When it comes to gifting, a notable trend that’s emerged over the last few years has brought more focus on the experience that one might be able to create, and less on the object itself.
For Ben Ferry, a software developer out of Pasadena, the motivation to create an experience and a love for solving challenges led him to create Lockbox Adventures. Ferry describes it as a “reverse escape room,” in a box.
The game is this: You get a box in the mail that’s filled with loot, but no combination. The only way to get the combo to unlock the mystery prizes is to solve a series of brain teasers and puzzles.
It’s the kind of challenge that offers something to solve with others. And in the pandemic, when social gatherings are limited, it’s an experience that comes to you.
Ferry also sees it as a potential activity for companies seeking to boost morale among remote teams. After all, we’re all looking for some culture-building activities when we can’t get together for happy hour.
“This is something that comes straight to your house,” he said. “You can do it with a group of people in the safety of your own home. That was an unintentional benefit of this product in 2020.”
It’s the latest in a series of turns that has propelled the product, and in turn, led Ferry to entrepreneurship.
He started to create lockboxes as part of the Reddit Secret Santa Gift Exchange, which brings users on the social platform together to spread some holiday joy.
It became one of the most popular gifts on the platform. By the third year he offered it, in 2018, Ferry won the top-rated gift, beating out Bill Gates. The next year, he was paired with Adam Savage, of “Mythbusters” fame, who walked through opening the box on his “Tested” video series:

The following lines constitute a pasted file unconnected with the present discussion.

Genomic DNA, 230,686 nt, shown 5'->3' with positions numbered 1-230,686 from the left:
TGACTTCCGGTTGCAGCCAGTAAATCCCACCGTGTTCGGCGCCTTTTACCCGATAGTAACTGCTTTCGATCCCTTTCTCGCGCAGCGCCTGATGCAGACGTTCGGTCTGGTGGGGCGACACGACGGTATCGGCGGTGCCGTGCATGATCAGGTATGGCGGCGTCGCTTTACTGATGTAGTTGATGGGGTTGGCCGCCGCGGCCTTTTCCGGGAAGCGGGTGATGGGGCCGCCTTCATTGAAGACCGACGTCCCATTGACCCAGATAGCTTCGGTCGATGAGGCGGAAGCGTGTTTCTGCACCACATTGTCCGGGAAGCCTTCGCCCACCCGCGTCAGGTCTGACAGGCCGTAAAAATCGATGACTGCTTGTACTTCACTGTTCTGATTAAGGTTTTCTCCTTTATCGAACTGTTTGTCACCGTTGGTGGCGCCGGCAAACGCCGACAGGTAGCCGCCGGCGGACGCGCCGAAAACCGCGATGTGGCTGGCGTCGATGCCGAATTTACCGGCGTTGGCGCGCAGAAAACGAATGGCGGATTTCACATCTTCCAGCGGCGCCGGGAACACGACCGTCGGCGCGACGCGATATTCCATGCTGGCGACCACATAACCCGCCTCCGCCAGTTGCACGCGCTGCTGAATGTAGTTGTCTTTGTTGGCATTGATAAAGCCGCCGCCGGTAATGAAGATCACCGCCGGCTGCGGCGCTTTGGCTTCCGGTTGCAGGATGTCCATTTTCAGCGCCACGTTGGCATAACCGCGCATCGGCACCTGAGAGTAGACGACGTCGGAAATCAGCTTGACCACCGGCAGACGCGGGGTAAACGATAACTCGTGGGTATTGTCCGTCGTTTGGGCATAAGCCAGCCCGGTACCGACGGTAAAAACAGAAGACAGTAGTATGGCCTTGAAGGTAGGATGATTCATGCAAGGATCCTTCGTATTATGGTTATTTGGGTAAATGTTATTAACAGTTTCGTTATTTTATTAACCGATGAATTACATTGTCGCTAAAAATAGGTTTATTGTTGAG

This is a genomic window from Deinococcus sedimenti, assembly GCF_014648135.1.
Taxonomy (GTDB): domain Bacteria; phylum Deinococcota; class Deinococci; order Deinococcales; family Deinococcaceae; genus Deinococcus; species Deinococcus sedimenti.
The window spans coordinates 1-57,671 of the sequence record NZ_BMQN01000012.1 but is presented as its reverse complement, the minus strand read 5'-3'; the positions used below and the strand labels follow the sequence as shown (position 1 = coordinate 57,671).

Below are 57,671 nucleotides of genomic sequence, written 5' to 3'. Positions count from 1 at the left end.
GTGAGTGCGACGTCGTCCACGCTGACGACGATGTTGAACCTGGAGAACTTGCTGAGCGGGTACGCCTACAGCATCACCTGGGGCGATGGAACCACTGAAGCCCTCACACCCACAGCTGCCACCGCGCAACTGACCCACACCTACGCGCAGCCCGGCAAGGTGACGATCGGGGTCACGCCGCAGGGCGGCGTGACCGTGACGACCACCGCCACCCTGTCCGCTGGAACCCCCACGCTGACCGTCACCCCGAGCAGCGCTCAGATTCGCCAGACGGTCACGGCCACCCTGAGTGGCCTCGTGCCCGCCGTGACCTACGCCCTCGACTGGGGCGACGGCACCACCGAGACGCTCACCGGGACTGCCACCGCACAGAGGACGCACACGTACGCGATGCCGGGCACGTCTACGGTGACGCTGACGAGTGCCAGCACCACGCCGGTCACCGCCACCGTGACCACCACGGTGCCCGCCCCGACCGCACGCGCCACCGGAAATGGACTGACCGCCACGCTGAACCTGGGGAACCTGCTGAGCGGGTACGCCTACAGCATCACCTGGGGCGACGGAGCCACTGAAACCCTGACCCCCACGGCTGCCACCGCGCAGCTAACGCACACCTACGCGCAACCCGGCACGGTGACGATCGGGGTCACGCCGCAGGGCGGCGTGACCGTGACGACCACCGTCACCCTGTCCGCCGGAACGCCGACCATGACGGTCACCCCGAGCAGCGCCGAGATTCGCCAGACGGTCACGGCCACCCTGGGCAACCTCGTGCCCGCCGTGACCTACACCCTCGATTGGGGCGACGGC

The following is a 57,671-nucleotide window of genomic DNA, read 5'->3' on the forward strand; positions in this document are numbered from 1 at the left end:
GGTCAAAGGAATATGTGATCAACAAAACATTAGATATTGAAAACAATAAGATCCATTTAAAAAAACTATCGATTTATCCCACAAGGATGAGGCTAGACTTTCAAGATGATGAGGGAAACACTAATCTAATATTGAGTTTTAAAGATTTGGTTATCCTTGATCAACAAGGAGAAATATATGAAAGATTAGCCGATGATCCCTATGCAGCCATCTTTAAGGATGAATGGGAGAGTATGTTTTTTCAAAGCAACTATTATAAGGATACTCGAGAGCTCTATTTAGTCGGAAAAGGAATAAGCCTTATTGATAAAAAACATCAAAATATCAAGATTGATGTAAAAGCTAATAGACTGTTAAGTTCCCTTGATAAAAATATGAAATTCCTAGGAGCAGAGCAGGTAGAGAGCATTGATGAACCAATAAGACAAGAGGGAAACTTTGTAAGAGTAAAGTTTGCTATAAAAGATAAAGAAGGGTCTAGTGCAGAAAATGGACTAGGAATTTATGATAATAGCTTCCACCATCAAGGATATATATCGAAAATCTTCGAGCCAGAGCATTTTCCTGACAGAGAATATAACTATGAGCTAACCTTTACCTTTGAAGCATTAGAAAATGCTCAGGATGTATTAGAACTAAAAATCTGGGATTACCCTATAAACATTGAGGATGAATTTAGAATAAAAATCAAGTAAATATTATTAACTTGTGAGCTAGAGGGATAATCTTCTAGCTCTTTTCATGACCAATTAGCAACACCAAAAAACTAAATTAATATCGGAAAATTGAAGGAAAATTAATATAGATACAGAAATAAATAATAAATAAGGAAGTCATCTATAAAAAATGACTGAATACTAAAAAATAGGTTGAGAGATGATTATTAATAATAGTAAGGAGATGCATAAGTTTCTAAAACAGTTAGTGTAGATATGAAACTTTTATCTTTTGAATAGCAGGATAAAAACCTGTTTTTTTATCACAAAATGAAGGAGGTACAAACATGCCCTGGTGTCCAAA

And it’s not just tech titans and online community. Ferry initially took an early version to Odenton’s Crooked Crab Brewing Company, and showed it to an acquaintance. Not wanting to take it home, they started solving it on the spot.
“Within 10 minutes, a crowd had formed,” Ferry said.
Soon, he was invited back to host themed nights where groups opened the box together. He really knew he had something when people would show up at noon on Sunday. He also got a chance to test the minds of folks who are used to codebreaking, as he was invited by the National Security Agency in Fort Meade, bringing the challenge to crypto analysts.
With the pandemic leaving folks looking for home entertainment, Ferry has found more sales this year, going from selling 20 last year to a steady cadence of a couple a week this year. He also has tabletop versions, with arcade and “bomb squad” themes. The boxes are manufactured by another firm, and he assembles them himself.
It’s been a busy day fulfilling orders for many of you. I want to humbly thank @testedcom and all of you who found me through Adams latest Christmas video! Welcome to the adventure! #startup pic.twitter.com/Yu8NOusSPt
— Lockbox Adventures (@LockboxAdvent) February 1, 2020
Over eight weeks this fall, Ferry was among the founders that took part in the inaugural cohort of the StarTUp Accelerator at Towson University. He’s focused full-time on the business now, and looking to expand the product line with additional options of partaking in the challenges, as well as a potential tech-based format in the future.
But with ecommerce business going now, he’s returning to the holiday season as a prime way to spread it. (Any holiday gift shoppers out there: Get orders in by Dec. 15.) Along with the business, he’s once again taking part in the Reddit exchange.
While it’s not building software directly, Ferry said he’s at the helm of a product now that’s a fit with how his brain works.
“I found myself interested in software engineering because I love to solve problems and I love logic,” he said, adding, “I enjoy challenges.”